NASA is still aiming to get the Perseverance rover on its way to Mars this summer in spite of the ongoing coronavirus pandemic, but the Curiosity rover is still setting records and doing science on the red planet even if it has to wait longer for some company. Curiosity recently took a new Mars selfie immediately before climbing its steepest slope yet. NASA has also shared a video detailing how the rover takes all those impressive selfies.
Curiosity landed on Mars in Gale Crater back in 2012. For the first few years, it explored the flat terrain around the landing site, but it started creeping up the slopes of Mount Sharp in 2014. Mount Sharp is the central peak in Gale Crater with a height of 3 miles (5 kilometers). Climbing this craggy structure allows Curiosity to analyze numerous geological layers and features, and it just reached new heights.
On March 6th, Curiosity made its way up a steep slope over three carefully orchestrated drives. According to NASA, the second of those drives tilted the rover to 31 degrees, the highest angle it has yet reached, and only a little behind Opportunity’s record of 32 degrees. Rover operators on Earth are careful to avoid tipping Curiosity when moving uphill, but this maneuver was well within the design tolerances. Curiosity’s rocker-bogie wheel system can keep the rover upright even at a 45-degree tilt. However, moving up steep slopes like this can cause the wheels to spin in place, and that can affect stability.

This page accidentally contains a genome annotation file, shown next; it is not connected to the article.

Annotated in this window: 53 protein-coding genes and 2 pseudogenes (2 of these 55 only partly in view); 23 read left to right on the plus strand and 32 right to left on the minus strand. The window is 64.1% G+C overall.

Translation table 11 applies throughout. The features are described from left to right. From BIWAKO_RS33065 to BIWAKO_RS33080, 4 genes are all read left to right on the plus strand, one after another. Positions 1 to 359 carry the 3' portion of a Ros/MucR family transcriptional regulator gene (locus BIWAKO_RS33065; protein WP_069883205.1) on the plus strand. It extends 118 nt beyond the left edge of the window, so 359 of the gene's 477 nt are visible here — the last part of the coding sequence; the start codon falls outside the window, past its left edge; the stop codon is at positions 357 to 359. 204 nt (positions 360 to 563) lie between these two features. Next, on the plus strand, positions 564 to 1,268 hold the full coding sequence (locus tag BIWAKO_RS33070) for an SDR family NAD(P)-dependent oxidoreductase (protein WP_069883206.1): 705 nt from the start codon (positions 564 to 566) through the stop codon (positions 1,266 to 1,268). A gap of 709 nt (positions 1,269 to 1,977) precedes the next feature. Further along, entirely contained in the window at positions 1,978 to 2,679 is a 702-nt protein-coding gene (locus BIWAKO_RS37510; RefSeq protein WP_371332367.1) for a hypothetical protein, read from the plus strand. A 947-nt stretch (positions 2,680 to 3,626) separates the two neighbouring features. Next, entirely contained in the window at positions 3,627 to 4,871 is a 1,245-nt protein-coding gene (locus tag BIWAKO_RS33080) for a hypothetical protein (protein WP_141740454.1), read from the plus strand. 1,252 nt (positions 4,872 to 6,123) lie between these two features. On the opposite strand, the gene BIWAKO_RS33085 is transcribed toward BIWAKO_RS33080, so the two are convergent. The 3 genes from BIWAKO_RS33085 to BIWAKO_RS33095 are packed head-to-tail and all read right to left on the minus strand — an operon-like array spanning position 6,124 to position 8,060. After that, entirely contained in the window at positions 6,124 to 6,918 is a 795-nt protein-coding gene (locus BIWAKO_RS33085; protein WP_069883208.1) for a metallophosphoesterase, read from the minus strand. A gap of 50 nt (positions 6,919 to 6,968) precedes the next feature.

Before this climb, the rover took a moment to capture another amazing selfie with its Mars Hand Lens Imager (MAHLI). This instrument is actually for taking close-up images of rock formations, but it’s a good selfie-stick, too. Curiosity also used its black and white navigation cameras to record a quick video of the process for the first time. Curiosity captured 86 individual frames with MAHLI — you can see the camera spin around to get all the necessary angles in the video above.
Back on Earth, NASA can stitch the images together to produce a panoramic selfie featuring Curiosity at the center (the top image). By moving the arm during captures, the team can even crop out the arm so it looks like the camera was floating in front of the rover. Curiosity still has a lot of work to do and selfies to take on Mars. It’ll probably still be trundling around whenever the Perseverance rover arrives.
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